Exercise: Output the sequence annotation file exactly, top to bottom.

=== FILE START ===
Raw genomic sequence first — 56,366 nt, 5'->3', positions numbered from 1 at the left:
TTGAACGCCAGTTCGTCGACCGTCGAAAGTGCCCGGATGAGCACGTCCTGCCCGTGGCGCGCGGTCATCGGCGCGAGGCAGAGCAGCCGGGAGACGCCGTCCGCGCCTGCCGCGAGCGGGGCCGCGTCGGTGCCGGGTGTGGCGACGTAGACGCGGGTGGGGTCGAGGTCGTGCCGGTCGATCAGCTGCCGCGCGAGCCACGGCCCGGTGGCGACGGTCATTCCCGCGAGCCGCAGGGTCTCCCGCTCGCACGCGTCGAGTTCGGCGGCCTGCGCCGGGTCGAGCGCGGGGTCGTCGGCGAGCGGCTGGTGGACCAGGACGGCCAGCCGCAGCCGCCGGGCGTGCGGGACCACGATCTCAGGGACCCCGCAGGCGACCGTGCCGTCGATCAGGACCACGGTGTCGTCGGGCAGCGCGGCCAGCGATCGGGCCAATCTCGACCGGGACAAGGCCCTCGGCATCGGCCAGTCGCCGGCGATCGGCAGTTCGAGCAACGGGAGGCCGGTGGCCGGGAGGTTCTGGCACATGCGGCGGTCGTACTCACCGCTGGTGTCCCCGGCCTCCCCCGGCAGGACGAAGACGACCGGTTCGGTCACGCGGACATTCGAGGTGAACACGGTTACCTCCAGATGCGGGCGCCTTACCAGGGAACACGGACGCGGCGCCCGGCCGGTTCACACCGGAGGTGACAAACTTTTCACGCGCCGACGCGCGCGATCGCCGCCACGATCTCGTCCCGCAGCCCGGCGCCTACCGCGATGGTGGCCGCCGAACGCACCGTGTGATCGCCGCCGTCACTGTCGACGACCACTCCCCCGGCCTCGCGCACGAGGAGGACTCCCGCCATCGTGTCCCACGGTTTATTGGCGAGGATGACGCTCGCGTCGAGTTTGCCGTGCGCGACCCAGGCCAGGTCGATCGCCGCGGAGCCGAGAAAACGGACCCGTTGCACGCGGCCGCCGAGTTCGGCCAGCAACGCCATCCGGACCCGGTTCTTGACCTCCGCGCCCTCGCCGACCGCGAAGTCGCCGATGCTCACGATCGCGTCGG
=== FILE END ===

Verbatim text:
Raw genomic sequence first — 56,366 nt, 5'->3', positions numbered from 1 at the left:
TTGAACGCCAGTTCGTCGACCGTCGAAAGTGCCCGGATGAGCACGTCCTGCCCGTGGCGCGCGGTCATCGGCGCGAGGCAGAGCAGCCGGGAGACGCCGTCCGCGCCTGCCGCGAGCGGGGCCGCGTCGGTGCCGGGTGTGGCGACGTAGACGCGGGTGGGGTCGAGGTCGTGCCGGTCGATCAGCTGCCGCGCGAGCCACGGCCCGGTGGCGACGGTCATTCCCGCGAGCCGCAGGGTCTCCCGCTCGCACGCGTCGAGTTCGGCGGCCTGCGCCGGGTCGAGCGCGGGGTCGTCGGCGAGCGGCTGGTGGACCAGGACGGCCAGCCGCAGCCGCCGGGCGTGCGGGACCACGATCTCAGGGACCCCGCAGGCGACCGTGCCGTCGATCAGGACCACGGTGTCGTCGGGCAGCGCGGCCAGCGATCGGGCCAATCTCGACCGGGACAAGGCCCTCGGCATCGGCCAGTCGCCGGCGATCGGCAGTTCGAGCAACGGGAGGCCGGTGGCCGGGAGGTTCTGGCACATGCGGCGGTCGTACTCACCGCTGGTGTCCCCGGCCTCCCCCGGCAGGACGAAGACGACCGGTTCGGTCACGCGGACATTCGAGGTGAACACGGTTACCTCCAGATGCGGGCGCCTTACCAGGGAACACGGACGCGGCGCCCGGCCGGTTCACACCGGAGGTGACAAACTTTTCACGCGCCGACGCGCGCGATCGCCGCCACGATCTCGTCCCGCAGCCCGGCGCCTACCGCGATGGTGGCCGCCGAACGCACCGTGTGATCGCCGCCGTCACTGTCGACGACCACTCCCCCGGCCTCGCGCACGAGGAGGACTCCCGCCATCGTGTCCCACGGTTTATTGGCGAGGATGACGCTCGCGTCGAGTTTGCCGTGCGCGACCCAGGCCAGGTCGATCGCCGCGGAGCCGAGAAAACGGACCCGTTGCACGCGGCCGCCGAGTTCGGCCAGCAACGCCATCCGGACCCGGTTCTTGACCTCCGCGCCCTCGCCGACCGCGAAGTCGCCGATGCTCACGATCGCGTCGG